As aggregate interest increased, key hedge funds were breaking ground themselves. Windacre Partnership, managed by Snehal Amin, created the most outsized position in Wells Fargo & Company (NYSE:WFC). Windacre Partnership had $153.4 million invested in the company at the end of the quarter. John Petry’s Sessa Capital also initiated a $103 million position during the quarter. The other funds with brand new WFC positions are Jonathan Kolatch’s Redwood Capital Management, Farhad Nanji and Michael DeMichele’s MFN Partners, and Charles de Vaulx’s International Value Advisers.
Let’s now take a look at hedge fund activity in other stocks – not necessarily in the same industry as Wells Fargo & Company (NYSE:WFC) but similarly valued. We will take a look at Advanced Micro Devices, Inc. (NASDAQ:AMD), GlaxoSmithKline plc (NYSE:GSK), Sony Corporation (NYSE:SNE), The Boeing Company (NYSE:BA), ServiceNow Inc (NYSE:NOW), 3M Company (NYSE:MMM), and HDFC Bank Limited (NYSE:HDB). This group of stocks’ market values match WFC’s market value.
|Ticker||No of HFs with positions||Total Value of HF Positions (x1000)||Change in HF Position|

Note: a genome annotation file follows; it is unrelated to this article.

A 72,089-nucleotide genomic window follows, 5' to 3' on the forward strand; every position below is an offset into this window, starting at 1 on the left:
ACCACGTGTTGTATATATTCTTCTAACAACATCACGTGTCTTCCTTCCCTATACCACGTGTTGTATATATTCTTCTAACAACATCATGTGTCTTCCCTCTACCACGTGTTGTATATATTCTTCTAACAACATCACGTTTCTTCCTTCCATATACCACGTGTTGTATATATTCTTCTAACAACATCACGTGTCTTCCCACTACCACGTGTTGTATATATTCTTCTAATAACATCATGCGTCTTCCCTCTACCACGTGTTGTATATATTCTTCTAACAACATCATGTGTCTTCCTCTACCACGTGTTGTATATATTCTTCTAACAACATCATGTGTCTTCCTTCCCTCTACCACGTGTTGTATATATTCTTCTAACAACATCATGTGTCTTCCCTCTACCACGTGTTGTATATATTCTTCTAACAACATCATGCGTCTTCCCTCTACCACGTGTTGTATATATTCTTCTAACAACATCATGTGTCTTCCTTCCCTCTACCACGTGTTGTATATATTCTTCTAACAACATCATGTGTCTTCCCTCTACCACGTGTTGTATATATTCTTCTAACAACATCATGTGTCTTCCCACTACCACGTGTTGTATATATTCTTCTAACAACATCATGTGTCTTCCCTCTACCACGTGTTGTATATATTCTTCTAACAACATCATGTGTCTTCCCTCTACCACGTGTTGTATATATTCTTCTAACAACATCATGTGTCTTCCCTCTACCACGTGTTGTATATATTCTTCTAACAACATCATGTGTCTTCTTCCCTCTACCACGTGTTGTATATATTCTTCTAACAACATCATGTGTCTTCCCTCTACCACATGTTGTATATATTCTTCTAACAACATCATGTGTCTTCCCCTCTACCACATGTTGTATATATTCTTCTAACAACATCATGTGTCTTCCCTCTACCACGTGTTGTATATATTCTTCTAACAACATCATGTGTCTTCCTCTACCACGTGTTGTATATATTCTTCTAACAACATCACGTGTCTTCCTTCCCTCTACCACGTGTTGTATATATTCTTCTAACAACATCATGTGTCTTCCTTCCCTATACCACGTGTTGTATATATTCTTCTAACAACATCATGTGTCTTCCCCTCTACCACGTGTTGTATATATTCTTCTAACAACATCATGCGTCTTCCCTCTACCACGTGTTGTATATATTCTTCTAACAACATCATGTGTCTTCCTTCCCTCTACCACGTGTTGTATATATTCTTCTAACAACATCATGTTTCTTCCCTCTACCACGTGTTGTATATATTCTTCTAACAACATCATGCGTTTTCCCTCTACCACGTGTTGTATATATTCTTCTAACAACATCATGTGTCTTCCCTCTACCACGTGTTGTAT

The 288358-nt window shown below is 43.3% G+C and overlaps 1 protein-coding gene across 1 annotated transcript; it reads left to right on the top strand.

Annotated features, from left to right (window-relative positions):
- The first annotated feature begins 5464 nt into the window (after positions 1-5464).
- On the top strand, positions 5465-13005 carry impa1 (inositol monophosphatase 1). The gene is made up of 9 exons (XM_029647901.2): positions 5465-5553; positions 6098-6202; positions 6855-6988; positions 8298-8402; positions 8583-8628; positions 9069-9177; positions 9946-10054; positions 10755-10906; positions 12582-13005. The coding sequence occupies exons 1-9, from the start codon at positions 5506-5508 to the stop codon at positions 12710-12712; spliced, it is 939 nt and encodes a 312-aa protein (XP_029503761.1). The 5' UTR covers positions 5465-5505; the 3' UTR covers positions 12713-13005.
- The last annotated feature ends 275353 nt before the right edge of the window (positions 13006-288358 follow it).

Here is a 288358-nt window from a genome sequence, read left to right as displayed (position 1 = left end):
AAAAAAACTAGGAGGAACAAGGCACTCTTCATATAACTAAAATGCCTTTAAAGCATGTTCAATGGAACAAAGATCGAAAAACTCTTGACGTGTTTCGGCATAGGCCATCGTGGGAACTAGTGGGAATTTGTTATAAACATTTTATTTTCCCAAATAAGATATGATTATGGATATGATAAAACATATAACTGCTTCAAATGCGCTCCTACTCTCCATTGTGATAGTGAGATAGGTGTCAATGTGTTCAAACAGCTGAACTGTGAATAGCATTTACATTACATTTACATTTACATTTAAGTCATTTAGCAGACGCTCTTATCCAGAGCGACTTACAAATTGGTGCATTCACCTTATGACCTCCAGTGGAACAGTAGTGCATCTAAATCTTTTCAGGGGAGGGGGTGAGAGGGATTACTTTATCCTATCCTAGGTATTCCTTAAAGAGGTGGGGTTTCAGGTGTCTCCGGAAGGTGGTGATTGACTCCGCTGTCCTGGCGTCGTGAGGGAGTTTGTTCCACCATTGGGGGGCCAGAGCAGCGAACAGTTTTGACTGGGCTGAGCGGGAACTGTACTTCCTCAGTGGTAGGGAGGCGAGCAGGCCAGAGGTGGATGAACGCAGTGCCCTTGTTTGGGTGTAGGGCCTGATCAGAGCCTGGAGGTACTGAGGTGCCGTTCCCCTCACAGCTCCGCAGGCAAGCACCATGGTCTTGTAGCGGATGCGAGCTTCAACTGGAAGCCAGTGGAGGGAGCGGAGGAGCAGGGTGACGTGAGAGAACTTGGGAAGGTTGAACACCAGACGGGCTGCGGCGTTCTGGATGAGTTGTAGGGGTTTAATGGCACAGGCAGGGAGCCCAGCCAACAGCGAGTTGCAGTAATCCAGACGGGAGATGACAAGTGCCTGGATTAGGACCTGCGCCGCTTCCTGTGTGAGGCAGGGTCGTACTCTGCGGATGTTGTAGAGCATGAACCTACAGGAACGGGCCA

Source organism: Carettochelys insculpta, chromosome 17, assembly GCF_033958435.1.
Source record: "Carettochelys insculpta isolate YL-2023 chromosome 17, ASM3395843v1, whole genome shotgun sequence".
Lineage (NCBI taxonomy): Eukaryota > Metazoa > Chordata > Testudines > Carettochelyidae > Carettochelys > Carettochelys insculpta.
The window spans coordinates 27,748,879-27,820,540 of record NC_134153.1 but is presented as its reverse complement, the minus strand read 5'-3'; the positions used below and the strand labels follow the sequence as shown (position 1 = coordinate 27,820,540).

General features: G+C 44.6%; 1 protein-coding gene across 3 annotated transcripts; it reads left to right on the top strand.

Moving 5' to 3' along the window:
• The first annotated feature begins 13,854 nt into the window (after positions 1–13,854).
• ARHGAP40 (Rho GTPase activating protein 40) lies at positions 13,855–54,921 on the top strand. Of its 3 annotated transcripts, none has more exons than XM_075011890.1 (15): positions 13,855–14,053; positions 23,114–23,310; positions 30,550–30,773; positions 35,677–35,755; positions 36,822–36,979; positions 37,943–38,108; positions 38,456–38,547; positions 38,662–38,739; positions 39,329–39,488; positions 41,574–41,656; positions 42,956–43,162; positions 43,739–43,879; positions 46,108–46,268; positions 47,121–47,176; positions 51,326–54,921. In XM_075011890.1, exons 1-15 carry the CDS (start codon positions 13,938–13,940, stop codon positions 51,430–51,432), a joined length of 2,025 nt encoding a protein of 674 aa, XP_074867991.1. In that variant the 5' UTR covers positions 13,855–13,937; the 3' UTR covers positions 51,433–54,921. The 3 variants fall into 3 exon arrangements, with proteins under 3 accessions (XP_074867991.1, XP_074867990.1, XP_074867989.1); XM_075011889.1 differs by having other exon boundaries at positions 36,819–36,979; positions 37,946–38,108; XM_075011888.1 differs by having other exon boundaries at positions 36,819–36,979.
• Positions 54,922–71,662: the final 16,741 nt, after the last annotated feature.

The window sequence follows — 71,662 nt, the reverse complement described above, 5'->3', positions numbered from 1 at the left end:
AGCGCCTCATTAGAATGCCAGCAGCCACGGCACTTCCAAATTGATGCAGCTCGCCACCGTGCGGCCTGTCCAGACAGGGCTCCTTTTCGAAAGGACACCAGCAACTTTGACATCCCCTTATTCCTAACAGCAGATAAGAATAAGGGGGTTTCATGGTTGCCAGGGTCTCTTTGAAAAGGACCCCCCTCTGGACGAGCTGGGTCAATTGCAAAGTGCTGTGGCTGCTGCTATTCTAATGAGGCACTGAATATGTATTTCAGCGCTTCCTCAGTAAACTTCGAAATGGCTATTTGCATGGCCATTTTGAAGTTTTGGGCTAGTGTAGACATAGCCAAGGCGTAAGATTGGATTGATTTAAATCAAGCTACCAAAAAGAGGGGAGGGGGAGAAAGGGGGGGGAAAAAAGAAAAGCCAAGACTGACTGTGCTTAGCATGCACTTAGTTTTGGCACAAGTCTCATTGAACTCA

View table here if you experience formatting issues.
As you can see these stocks had an average of 49 hedge funds with bullish positions and the average amount invested in these stocks was $2478 million. That figure was $8467 million in WFC’s case. ServiceNow Inc (NYSE:NOW) is the most popular stock in this table. On the other hand Sony Corporation (NYSE:SNE) is the least popular one with only 26 bullish hedge fund positions. Compared to these stocks Wells Fargo & Company (NYSE:WFC) is more popular among hedge funds. Our overall hedge fund sentiment score for WFC is 85. Stocks with higher number of hedge fund positions relative to other stocks as well as relative to their historical range receive a higher sentiment score. Our calculations showed that top 20 most popular stocks among hedge funds returned 41.3% in 2019 and outperformed the S&P 500 ETF (SPY) by 10 percentage points. These stocks returned 28.1% in 2020 through November 23rd but still managed to beat the market by 15.4 percentage points. Hedge funds were also right about betting on WFC as the stock returned 12.4% since the end of September (through 11/23) and outperformed the market by an even larger margin. Hedge funds were clearly right about piling into this stock relative to other stocks with similar market capitalizations.
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Disclosure: None. This article was originally published at Insider Monkey.